~ I started giving them diatomaceous earth for parasites.... just in case. It's ironic that I would have these animals in the house (along the kitchen wall, no less!!) with my germ fanaticism. I've had issues with parasites in my own health (we all have them, but the ones held in check by my immune system had a great party while it was busy with Lyme) plus they gross me out, like, totally :).

Little House in the Big Woods:

~ We're done reading the book but not done with our lapbook/projects. Now we're reading the next book in the series: Little House on the Prairie. Maybe by the time we're done with the last book we'll finish our unit for the first book! Anyway, last night youngest dd and I made Molasses Candy using a recipe I found at I don't think it's the exact recipe from the book but it worked fine. I do NOT have a sweet tooth. Give me chips over cake anytime (unless it's chocolate cake!). I have to say, though, that this candy was so good that I had seconds and thirds - teeny tiny pieces, but still... It reminded me of the "Black Cow" candy I had as a kid. It was a mix of Black Cow and "leche de burra," a candy dh loves from El Salvador. Here is the link and a picture before I individually wrapped tiny pieces in cellophane. This batch should last all year since I cut the pieces so small. Enjoy; just make sure you suck it and not chew it!!,167,147169-236204,00.html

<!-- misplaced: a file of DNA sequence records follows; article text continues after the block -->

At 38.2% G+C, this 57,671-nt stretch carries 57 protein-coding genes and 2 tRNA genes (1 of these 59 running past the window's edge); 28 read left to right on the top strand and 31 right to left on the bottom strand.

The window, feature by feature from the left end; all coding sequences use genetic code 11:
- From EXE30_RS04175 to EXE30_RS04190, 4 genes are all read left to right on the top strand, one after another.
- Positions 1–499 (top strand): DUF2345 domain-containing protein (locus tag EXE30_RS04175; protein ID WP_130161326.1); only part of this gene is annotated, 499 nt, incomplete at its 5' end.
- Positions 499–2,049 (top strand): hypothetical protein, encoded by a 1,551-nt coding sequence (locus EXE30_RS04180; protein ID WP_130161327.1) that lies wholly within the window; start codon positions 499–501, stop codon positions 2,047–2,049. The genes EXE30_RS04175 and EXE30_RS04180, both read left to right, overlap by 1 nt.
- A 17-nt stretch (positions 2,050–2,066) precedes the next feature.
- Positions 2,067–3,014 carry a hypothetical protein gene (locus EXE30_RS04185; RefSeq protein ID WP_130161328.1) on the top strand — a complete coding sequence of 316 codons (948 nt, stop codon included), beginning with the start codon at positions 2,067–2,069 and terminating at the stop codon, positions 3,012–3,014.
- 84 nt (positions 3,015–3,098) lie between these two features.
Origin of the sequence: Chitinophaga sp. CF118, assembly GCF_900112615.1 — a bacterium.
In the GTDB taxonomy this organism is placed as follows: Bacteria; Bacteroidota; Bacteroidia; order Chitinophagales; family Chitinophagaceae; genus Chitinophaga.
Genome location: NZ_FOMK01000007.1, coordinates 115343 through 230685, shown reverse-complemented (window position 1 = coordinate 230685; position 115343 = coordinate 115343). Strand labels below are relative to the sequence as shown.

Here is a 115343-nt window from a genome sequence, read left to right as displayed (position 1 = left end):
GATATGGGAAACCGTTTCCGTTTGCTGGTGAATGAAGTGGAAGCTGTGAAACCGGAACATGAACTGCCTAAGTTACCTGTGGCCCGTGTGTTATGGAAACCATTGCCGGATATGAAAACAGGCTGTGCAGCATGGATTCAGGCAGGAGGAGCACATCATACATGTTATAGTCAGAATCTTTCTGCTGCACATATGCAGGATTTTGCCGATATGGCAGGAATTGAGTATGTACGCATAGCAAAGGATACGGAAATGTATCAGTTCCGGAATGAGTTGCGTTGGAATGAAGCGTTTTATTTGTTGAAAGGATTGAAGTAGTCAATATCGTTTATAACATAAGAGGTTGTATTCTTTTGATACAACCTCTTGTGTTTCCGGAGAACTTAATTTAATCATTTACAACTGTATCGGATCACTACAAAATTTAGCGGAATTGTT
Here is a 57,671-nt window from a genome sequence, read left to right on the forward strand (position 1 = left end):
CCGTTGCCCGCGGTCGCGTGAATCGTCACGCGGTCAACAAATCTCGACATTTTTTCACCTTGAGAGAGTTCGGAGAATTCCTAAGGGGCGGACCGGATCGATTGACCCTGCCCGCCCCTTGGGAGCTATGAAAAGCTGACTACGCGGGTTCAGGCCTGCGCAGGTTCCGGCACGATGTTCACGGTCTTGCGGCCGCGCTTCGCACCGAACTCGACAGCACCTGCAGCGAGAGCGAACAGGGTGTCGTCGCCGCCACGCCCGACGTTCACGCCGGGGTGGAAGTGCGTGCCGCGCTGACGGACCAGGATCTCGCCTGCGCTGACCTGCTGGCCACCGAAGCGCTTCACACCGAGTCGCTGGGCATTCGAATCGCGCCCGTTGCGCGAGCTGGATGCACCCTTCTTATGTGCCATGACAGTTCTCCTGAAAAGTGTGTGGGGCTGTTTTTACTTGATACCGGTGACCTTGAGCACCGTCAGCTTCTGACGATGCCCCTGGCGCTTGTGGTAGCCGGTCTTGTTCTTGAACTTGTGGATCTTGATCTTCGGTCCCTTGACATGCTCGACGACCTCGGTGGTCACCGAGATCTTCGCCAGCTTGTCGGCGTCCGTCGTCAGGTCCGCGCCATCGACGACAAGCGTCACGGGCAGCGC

(I didn't choose a pull candy on purpose to try to stay close to the story line)

What's Cookin'?

- I cooked a veggie mix of broccoli/cauliflower/carrot in plenty butter and palm oil shortening with spices. Then I added cooked ground meat and cooked rice. When it was hot through I poured milk in to make the gravy. Since I couldn't think of a name I didn't link it to Real Food Weds. While that was simmering dd and I made the candy.

- My batch of yogurt worked again, yeah! I used the freshest milk instead of waiting to see if we had enough. It was very watery so I drained it just enough to be thick but not getting toward cream cheese. I also got a good amount of whey to use for soaking, adding to dd's almond milk (just a few drops), and drinking for my immune system.